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Animal Facility

Members

Leader :
Kazuhiro Shigemoto, M.D., Ph.D. Vice-director
Associate Researcher :
Yoshihiro Noda
Adjunct Researcher :
Taeko Miyauchi-Nemoto

Keywords

Laboratory Animals, Aged Mice and Rats, Infection control

Profile

Animal facility is located on the 5th floor of the institute. The facility is divided into Clean Area and Semi-clean Area. The former are composed of 4 mouse rooms, 1 rat room, 4 common laboratories, 6 laboratories, 2 operation rooms, and 3 embryo manipulating-related rooms. The latter comprises 1 quarantine room, 1 operation room, 1 rabbit room, 1 examination room, and 1 cage washing room.
Mice and rats are bred in IVC (Individually Ventilated Caging) system racks to protect from infectious diseases. In most of the animal rooms, genetically modified mice are kept. For example, about 80 transgenic mouse strains are maintained in the facility. Some part of the animal rooms is functioning as an aging colony of mice and rats. It is very important to supply aged animals for research on gerontology and geriatric medicine.
The facility maximally accommodates 21,650 mice (4,330 cages), 840 rats (280 cages), and 9 rabbits (9 cages). The facility business is managed by collaboration of animal facility members, entrusted animal caring company staff, and entrusted air-conditioning managing company staff.

References

  1. 1. Akiko Amano, Yoshitaka Kondo, Yoshihiro Noda, Mitsuhiro Ohta, Noriaki Kawanishi, Shuichi Machida, Kazuteru Mitsuhashi, Takafumi Senmaru, Michiaki Fukui, Osamu Takaoka, Taisuke Mori, Jo Kitawaki, Masafumi Ono, Toshiji Saibara, Hiroshi Obayashi, and Akihito Ishigami. Abnormal lipid/lipoprotein metabolism and high plasma testosterone levels in male but not female aromatase-knockout mice. Arch Biochem Biophys. 2017 May 15;622:47-58.
  2. 2. Ayumi Hasegawa, Keiji Mochida, Hiroki Inoue, Yoshihiro Noda, Tamao Endo, Atsuo Ogura. High-Yield Superovulation in Adult Mice by Anti-Inhibin Serum Treatment Combined with Estrous Cycle Synchronization. Biol. Reprod. 94(1):21, 1-8, 2015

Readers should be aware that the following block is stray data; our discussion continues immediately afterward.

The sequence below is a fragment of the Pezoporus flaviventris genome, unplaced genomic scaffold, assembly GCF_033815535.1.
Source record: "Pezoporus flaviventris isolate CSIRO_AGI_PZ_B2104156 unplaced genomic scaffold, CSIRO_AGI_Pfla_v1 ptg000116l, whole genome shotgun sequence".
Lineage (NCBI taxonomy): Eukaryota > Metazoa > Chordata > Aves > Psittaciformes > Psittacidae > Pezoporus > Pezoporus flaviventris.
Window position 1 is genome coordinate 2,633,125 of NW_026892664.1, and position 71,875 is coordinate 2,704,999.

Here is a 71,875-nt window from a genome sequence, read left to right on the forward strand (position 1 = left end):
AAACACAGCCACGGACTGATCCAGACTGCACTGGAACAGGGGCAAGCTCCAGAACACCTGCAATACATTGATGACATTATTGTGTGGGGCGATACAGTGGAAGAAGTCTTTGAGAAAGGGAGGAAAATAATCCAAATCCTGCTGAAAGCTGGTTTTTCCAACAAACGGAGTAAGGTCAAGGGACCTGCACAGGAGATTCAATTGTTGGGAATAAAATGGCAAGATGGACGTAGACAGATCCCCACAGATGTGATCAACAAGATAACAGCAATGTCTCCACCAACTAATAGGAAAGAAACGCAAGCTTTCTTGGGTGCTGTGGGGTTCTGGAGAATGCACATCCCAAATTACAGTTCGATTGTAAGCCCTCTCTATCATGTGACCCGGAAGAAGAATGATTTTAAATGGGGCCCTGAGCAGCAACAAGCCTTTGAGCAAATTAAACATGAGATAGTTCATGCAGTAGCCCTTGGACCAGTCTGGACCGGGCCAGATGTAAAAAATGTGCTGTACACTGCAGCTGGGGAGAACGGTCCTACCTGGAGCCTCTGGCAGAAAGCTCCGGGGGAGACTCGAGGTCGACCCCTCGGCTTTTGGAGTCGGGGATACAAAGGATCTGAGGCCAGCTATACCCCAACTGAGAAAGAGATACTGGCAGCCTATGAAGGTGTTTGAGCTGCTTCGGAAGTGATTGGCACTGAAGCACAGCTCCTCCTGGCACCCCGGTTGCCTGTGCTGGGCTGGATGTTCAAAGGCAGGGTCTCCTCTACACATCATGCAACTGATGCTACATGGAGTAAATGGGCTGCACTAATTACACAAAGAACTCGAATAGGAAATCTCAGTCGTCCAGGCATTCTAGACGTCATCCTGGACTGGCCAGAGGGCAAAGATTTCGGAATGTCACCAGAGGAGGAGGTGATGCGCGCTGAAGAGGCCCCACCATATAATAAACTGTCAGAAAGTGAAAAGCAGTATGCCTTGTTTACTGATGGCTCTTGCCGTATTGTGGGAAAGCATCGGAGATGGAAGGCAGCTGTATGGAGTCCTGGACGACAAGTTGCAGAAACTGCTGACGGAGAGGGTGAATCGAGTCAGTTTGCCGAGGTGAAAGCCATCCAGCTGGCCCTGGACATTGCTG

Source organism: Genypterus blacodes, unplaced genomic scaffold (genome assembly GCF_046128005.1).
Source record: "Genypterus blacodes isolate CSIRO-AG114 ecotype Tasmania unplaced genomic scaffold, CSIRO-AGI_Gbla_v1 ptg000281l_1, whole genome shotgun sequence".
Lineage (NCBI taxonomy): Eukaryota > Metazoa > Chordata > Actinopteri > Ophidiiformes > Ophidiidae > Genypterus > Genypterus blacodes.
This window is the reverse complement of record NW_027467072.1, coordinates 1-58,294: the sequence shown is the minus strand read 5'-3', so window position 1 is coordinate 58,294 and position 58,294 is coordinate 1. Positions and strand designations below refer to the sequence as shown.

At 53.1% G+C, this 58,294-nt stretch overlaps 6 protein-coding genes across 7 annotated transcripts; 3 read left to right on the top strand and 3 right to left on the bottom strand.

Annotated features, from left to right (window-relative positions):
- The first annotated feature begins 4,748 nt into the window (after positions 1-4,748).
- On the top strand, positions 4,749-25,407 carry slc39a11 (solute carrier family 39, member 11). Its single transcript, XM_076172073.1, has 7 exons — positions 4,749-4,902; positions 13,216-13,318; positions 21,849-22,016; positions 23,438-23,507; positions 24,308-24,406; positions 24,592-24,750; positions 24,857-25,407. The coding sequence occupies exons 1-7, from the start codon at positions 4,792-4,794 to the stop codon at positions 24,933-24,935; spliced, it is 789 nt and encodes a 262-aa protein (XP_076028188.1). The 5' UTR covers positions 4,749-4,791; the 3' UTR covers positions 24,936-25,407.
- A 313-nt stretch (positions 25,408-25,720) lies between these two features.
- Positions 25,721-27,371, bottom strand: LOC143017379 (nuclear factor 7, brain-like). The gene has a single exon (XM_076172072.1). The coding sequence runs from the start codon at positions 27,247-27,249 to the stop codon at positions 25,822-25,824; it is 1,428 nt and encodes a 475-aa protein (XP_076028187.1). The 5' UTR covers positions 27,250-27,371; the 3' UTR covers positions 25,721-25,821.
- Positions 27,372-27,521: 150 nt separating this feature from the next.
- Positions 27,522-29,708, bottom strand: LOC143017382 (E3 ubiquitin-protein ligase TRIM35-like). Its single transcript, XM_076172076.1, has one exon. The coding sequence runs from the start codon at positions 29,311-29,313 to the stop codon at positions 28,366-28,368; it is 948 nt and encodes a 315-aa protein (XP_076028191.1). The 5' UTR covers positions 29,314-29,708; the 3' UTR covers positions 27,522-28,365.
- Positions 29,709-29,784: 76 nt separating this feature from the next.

3. 3. Kumiko Nakata, Naoki Yamashita, Yoshihiro Noda and Ikuroh Ohsawa. Stimulation of human damaged sperm motility with hydrogen molecule. Med Gas Res. 5(1):2, 2015.
  4. 4. Naotaka Izuo, Hidetoshi Nojiri, Satoshi Uchiyama, Yoshihiro Noda, Satoru Kawakami, Shuji Kojima, Toru Sasaki, Takuji Shirasawa and Takahiko Shimizu. Brain-specific superoxide dismutase 2 deficiency causes perinatal death with spongiform encephalopathy in mice. Oxid. Med. Cell. Longev. Volume 2015,Article ID 238914, 10 pages, 2015
  5. 5. Kazuhide Takahashi, Yoshihiro Noda, Ikuroh Ohsawa, Takuji Shirasawa, Mayumi Takahashi. Extended lifespan, reduced body size and leg skeletal muscle mass, and decreased mitochondrial function in clk-1 transgenic mice. Exp Gerontol. 58:146-53, 2014.
  6. 6. Yoshitaka Kondo, Hirofumi Masutomi, Yoshihiro Noda, Yusuke Ozawa, Keita Takahashi, Setsuko Handa, Naoki Maruyama, Takahiko Shimizu and Akihito Ishigami. Senescence marker protein-30/Superoxide dismutase 1 double knockout mice exhibit increased oxidative stress and hepatic steatosis. FEBS Open Bio 4:522-32, 2014
  7. 7. Sayaka Kurokawa, Shinichi Niwano, Hiroe Niwano, Masami Murakami, Shoko Ishikawa, Yoshihiko Masaki, Hideaki Tamaki, Toshihiko Toda, Yoshihiro Noda, Takahiko Shimizu, Tohru Izumi, Junya Ako. Cardiomyocyte-derived Mitochondrial Superoxide Causes Myocardial Electrical Remodeling by Down-regulating Potassium Channels and Related Molecules. Circ J. 78(8):1950-9. 2014.
  8. 8. Yoshihiro Noda, Kuniaki Ota, Takuji Shirasawa, Takahiko Shimizu. Copper/Zinc Superoxide Dismutase Insufficiency Impairs Progesterone Secretion and Fertility in Female Mice. Biol. Reprod. 86(1): 1-8, 2012